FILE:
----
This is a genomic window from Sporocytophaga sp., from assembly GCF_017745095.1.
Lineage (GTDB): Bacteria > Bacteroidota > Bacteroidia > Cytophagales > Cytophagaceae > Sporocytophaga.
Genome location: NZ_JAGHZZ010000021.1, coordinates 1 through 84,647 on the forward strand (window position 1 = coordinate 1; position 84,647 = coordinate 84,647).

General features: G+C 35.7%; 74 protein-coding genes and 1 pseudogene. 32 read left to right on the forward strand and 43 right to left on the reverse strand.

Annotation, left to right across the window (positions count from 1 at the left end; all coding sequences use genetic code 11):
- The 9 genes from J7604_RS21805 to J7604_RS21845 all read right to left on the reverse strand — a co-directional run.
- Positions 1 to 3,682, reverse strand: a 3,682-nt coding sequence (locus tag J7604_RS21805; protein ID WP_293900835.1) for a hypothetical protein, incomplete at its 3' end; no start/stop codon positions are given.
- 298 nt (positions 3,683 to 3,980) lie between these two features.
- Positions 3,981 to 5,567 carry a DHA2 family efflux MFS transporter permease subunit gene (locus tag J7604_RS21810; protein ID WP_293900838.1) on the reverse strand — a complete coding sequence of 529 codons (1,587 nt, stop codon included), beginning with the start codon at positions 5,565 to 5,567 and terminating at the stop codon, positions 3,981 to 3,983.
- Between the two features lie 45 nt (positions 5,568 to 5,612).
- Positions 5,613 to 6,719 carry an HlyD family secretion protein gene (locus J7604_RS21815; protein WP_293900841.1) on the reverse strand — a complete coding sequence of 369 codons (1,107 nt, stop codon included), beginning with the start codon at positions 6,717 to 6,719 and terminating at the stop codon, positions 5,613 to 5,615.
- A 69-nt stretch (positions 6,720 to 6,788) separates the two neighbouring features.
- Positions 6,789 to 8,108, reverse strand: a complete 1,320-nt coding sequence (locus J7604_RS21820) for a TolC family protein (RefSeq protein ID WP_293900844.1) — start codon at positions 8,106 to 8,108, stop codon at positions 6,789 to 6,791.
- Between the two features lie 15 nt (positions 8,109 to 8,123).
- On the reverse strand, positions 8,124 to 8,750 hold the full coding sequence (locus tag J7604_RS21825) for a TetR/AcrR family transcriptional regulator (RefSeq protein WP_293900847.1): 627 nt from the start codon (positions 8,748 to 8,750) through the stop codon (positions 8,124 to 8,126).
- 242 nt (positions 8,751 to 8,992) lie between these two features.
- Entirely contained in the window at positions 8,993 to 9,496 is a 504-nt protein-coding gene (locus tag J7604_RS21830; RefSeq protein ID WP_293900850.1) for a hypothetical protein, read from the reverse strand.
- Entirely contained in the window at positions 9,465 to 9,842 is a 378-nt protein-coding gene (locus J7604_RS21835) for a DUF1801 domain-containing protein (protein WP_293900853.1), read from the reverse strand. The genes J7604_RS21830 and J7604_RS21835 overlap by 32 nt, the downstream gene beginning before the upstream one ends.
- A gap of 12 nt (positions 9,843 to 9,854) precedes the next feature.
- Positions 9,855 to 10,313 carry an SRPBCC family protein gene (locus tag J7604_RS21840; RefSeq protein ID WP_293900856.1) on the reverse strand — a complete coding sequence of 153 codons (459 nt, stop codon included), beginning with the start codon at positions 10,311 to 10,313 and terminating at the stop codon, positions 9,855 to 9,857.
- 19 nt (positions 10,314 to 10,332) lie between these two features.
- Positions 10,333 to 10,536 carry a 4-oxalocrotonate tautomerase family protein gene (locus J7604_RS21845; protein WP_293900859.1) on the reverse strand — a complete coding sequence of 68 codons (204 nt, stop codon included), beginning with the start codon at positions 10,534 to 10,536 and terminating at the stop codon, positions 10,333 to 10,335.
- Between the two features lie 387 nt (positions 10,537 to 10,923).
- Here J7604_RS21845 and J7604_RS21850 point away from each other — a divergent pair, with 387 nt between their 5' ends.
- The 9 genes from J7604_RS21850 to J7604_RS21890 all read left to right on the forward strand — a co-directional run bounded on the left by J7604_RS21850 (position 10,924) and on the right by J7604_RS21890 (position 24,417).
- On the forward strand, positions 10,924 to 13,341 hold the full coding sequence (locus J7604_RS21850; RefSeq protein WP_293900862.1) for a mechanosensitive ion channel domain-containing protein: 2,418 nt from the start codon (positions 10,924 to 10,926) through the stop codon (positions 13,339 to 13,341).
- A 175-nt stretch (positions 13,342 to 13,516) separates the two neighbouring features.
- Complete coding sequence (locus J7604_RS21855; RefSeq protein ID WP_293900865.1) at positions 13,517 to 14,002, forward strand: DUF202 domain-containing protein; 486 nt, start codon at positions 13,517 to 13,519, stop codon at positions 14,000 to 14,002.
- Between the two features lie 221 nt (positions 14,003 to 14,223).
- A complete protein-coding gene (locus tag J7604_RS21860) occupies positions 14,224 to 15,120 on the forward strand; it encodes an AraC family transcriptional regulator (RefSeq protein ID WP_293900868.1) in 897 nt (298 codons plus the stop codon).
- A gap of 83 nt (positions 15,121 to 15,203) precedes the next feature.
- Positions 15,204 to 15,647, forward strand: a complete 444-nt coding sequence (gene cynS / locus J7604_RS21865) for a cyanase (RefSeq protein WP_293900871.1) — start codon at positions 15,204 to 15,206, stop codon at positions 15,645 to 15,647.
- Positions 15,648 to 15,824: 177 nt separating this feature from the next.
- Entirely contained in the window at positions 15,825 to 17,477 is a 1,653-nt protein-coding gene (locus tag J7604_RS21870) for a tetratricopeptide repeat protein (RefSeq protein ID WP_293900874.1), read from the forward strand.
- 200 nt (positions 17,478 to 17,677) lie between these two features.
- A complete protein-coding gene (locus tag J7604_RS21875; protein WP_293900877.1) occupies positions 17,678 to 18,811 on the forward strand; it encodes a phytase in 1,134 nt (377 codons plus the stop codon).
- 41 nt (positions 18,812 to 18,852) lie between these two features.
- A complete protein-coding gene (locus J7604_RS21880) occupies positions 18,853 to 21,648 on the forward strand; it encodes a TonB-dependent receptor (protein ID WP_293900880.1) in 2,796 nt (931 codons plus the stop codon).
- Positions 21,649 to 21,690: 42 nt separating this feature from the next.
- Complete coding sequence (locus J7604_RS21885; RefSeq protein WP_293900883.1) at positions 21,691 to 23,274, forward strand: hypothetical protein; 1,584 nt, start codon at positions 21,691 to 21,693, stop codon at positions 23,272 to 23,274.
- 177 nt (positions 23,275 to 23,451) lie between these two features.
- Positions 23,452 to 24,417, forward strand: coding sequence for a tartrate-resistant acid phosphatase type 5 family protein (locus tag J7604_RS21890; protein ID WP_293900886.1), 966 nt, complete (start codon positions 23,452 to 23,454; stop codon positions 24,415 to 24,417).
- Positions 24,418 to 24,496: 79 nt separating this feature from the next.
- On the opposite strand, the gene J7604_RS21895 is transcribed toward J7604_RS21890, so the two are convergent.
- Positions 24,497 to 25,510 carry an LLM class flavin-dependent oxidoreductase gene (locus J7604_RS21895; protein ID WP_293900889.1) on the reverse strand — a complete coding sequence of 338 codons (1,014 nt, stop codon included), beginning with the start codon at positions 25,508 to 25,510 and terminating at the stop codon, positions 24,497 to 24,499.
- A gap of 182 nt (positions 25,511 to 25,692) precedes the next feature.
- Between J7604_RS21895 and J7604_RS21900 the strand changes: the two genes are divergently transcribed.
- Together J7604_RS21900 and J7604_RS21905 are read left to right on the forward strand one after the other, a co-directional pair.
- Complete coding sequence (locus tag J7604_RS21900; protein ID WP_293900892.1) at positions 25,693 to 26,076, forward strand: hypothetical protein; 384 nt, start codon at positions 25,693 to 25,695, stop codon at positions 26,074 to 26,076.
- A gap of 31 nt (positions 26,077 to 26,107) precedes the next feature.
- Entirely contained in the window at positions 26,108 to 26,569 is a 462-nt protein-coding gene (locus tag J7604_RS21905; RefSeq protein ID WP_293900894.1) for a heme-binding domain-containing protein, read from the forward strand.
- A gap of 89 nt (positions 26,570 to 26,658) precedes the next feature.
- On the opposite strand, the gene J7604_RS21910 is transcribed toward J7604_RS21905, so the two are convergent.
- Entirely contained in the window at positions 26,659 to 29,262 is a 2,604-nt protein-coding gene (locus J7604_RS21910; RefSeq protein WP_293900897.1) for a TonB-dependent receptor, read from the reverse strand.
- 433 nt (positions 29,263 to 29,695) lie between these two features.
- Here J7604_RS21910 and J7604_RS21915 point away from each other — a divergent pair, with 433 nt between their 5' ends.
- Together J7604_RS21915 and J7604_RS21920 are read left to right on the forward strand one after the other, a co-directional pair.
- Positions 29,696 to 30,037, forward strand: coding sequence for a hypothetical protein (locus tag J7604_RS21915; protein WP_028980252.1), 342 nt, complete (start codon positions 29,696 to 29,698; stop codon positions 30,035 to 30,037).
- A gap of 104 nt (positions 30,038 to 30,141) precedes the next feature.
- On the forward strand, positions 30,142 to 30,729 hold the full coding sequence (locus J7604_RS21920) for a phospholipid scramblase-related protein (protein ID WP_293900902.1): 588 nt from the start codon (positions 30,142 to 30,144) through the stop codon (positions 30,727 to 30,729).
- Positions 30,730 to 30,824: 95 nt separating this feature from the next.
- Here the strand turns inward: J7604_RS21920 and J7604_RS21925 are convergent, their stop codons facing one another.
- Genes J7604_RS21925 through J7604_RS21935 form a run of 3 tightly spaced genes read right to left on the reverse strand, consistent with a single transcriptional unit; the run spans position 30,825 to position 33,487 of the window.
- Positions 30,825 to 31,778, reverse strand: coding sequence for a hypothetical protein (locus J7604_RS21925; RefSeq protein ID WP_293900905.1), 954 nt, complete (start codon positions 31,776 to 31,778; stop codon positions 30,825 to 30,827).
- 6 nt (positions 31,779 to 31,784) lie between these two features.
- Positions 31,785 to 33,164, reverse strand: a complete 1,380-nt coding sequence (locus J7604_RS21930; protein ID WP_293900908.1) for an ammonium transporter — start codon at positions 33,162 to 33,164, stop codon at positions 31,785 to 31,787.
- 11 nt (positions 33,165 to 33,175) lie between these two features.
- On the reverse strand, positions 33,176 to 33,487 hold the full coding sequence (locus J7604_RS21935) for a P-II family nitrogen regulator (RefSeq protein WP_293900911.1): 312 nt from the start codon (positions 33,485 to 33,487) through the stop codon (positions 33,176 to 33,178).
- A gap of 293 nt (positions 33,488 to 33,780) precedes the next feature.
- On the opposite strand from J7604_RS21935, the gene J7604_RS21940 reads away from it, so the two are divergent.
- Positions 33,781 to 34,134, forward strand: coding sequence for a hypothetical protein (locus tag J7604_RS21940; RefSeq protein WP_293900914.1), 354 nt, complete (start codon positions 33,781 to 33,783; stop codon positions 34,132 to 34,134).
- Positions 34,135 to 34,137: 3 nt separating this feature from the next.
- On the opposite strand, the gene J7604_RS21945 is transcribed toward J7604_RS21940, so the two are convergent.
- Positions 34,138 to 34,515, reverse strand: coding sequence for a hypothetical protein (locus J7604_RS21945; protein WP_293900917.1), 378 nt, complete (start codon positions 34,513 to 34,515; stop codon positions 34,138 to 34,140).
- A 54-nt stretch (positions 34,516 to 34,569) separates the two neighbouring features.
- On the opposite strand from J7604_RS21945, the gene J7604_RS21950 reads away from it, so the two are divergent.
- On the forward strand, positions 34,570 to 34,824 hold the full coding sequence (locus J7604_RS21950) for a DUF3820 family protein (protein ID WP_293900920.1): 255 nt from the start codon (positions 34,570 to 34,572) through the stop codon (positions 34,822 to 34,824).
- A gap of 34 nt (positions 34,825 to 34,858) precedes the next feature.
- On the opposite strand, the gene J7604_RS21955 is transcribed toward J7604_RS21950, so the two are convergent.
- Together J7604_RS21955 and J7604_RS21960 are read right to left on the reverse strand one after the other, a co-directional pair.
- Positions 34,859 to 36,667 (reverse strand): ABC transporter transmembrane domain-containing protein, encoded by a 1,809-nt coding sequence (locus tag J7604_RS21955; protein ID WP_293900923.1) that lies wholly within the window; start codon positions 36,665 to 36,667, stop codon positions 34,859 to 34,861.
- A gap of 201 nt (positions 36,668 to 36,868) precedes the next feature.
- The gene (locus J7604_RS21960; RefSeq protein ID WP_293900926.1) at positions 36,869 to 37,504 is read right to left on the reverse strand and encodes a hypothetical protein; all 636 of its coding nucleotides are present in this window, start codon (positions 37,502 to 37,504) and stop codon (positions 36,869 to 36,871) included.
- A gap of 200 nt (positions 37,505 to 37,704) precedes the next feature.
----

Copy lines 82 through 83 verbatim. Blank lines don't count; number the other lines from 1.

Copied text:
- A gap of 201 nt (positions 36,668 to 36,868) precedes the next feature.
- The gene (locus J7604_RS21960; RefSeq protein ID WP_293900926.1) at positions 36,869 to 37,504 is read right to left on the reverse strand and encodes a hypothetical protein; all 636 of its coding nucleotides are present in this window, start codon (positions 37,502 to 37,504) and stop codon (positions 36,869 to 36,871) included.